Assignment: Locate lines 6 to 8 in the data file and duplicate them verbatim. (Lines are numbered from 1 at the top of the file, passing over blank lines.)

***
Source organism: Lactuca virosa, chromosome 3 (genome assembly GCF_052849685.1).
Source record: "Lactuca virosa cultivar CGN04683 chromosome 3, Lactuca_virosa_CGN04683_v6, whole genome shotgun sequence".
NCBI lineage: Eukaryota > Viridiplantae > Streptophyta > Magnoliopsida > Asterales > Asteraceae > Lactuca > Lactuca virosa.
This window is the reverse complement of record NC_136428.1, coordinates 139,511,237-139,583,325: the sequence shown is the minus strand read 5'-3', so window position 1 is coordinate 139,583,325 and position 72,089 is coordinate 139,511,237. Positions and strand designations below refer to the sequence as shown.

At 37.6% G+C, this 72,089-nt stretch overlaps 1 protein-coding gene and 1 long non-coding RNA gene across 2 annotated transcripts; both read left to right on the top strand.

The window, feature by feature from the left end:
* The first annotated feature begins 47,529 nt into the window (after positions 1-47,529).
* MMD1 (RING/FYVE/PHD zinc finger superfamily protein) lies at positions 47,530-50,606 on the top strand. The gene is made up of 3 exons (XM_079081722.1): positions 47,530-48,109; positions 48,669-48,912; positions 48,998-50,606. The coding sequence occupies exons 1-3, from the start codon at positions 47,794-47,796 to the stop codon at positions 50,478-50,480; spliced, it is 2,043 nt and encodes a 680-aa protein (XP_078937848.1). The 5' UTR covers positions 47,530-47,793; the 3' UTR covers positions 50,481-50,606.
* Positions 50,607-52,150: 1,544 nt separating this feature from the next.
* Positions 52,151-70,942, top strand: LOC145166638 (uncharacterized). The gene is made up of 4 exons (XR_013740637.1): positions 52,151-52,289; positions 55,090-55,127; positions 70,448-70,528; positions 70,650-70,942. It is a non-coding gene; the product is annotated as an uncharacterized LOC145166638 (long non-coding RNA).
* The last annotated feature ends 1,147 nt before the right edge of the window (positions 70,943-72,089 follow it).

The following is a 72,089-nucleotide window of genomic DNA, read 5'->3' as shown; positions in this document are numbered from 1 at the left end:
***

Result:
The window, feature by feature from the left end:
* The first annotated feature begins 47,529 nt into the window (after positions 1-47,529).
* MMD1 (RING/FYVE/PHD zinc finger superfamily protein) lies at positions 47,530-50,606 on the top strand. The gene is made up of 3 exons (XM_079081722.1): positions 47,530-48,109; positions 48,669-48,912; positions 48,998-50,606. The coding sequence occupies exons 1-3, from the start codon at positions 47,794-47,796 to the stop codon at positions 50,478-50,480; spliced, it is 2,043 nt and encodes a 680-aa protein (XP_078937848.1). The 5' UTR covers positions 47,530-47,793; the 3' UTR covers positions 50,481-50,606.